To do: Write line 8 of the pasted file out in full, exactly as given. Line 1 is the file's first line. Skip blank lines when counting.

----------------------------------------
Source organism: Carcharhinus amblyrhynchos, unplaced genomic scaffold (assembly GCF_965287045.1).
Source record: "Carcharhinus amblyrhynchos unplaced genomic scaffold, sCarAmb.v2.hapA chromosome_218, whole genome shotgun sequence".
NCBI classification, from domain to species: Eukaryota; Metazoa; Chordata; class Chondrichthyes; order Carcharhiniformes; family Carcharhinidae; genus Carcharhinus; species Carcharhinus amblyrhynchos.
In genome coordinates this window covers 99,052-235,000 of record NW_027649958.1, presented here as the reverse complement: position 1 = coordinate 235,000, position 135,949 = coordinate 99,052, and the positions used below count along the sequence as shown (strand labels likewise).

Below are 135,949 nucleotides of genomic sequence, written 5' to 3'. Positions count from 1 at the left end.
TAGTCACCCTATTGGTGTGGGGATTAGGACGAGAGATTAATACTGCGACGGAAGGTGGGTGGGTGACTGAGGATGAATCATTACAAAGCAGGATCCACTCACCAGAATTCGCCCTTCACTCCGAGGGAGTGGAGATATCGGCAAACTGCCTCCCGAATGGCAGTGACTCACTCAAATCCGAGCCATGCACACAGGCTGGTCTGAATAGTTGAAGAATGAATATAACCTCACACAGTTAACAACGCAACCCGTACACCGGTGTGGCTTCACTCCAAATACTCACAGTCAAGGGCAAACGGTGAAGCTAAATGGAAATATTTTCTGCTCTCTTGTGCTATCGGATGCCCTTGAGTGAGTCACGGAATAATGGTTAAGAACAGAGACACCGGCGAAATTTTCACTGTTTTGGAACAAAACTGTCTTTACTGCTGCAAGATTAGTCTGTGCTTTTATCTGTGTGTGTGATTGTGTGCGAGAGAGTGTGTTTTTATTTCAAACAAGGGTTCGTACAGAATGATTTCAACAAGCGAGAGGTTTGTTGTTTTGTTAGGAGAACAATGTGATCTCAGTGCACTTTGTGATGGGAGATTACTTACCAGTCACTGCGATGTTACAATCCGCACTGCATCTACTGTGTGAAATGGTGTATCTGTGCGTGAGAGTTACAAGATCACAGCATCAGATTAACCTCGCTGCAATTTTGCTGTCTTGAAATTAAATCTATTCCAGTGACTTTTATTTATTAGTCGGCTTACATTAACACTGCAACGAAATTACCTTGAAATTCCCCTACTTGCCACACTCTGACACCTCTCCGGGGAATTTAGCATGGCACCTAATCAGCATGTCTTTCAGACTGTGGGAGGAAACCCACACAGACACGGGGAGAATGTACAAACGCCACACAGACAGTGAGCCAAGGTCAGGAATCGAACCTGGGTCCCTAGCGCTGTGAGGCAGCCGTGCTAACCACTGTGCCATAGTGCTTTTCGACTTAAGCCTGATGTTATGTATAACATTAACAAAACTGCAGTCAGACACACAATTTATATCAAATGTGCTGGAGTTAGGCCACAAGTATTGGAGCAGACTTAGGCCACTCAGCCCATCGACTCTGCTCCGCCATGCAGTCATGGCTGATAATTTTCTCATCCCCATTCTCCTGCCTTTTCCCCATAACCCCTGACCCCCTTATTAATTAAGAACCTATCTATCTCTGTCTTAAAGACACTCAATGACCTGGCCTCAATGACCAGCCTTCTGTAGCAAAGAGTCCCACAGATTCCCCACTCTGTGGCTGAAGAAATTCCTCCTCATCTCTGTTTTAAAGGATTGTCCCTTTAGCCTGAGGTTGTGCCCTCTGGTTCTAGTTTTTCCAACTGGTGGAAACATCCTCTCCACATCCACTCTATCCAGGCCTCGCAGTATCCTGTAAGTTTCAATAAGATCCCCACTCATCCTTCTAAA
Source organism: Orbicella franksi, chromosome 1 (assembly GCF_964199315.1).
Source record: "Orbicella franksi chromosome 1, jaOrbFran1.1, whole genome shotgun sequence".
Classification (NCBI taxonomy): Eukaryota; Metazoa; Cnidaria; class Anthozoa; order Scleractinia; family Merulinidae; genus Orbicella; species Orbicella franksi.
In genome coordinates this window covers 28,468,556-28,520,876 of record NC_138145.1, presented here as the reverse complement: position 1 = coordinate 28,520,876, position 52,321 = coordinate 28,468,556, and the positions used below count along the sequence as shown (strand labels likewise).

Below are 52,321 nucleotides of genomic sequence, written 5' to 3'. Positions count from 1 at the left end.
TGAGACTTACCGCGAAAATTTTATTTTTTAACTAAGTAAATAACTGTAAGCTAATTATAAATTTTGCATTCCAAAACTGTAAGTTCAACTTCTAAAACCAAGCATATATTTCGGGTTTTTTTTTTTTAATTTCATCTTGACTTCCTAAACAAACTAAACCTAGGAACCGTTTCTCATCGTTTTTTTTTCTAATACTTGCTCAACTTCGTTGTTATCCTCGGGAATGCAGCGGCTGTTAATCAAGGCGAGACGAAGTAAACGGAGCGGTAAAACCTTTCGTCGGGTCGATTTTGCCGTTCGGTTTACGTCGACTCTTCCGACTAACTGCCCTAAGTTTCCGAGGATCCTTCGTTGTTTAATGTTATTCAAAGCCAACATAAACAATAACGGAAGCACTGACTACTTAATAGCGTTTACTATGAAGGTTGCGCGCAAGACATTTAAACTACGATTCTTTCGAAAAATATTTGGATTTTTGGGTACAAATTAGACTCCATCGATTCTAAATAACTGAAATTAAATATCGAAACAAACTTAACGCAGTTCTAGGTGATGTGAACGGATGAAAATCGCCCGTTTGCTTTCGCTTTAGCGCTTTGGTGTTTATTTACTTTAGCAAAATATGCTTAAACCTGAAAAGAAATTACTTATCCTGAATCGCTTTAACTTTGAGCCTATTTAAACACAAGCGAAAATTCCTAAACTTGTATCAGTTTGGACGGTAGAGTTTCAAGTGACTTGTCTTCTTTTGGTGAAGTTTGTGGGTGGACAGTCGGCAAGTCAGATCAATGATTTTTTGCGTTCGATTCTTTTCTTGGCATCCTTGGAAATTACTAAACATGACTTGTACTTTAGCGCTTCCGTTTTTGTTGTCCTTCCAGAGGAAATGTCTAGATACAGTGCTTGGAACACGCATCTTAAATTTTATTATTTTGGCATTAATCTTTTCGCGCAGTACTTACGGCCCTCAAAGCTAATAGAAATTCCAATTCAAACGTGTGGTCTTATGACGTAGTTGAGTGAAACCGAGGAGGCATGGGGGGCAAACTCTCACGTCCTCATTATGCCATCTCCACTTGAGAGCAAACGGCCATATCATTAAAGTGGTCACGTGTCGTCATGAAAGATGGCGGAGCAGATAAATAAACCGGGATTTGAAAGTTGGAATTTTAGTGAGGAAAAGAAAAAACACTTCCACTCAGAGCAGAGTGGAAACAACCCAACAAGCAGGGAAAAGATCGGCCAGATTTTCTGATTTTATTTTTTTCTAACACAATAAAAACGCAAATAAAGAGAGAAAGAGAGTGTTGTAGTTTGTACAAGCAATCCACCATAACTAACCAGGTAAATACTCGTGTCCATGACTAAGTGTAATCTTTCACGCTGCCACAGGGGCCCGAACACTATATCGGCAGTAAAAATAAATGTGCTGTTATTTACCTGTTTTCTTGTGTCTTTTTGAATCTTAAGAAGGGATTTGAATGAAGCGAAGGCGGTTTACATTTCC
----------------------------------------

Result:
Source record: "Orbicella franksi chromosome 1, jaOrbFran1.1, whole genome shotgun sequence".